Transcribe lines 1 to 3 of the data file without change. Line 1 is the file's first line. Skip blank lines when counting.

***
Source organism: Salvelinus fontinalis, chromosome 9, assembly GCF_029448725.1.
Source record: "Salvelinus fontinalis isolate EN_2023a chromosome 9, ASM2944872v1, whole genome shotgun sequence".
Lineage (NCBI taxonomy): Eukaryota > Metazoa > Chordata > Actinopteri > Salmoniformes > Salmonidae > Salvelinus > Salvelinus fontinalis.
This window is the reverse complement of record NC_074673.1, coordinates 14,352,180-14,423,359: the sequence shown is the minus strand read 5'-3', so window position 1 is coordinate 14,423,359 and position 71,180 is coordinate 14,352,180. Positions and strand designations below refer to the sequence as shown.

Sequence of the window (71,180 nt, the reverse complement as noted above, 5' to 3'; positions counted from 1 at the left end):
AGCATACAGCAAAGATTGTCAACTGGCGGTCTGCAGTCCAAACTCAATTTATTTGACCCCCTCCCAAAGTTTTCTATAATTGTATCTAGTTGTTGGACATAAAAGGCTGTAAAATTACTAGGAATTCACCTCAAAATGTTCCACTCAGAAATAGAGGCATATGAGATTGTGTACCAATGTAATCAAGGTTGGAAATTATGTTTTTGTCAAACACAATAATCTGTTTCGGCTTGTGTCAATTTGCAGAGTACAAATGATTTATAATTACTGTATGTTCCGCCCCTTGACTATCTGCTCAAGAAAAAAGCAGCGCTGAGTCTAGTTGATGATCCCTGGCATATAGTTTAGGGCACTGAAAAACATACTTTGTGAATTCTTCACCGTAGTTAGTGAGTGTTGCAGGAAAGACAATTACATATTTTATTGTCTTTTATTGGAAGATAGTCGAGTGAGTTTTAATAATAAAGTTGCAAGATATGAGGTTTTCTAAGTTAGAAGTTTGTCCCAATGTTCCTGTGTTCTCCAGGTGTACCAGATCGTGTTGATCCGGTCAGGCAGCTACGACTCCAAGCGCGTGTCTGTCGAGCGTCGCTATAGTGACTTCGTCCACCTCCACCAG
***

Source organism: Salvelinus fontinalis, chromosome 9, assembly GCF_029448725.1.
Source record: "Salvelinus fontinalis isolate EN_2023a chromosome 9, ASM2944872v1, whole genome shotgun sequence".
Lineage (NCBI taxonomy): Eukaryota > Metazoa > Chordata > Actinopteri > Salmoniformes > Salmonidae > Salvelinus > Salvelinus fontinalis.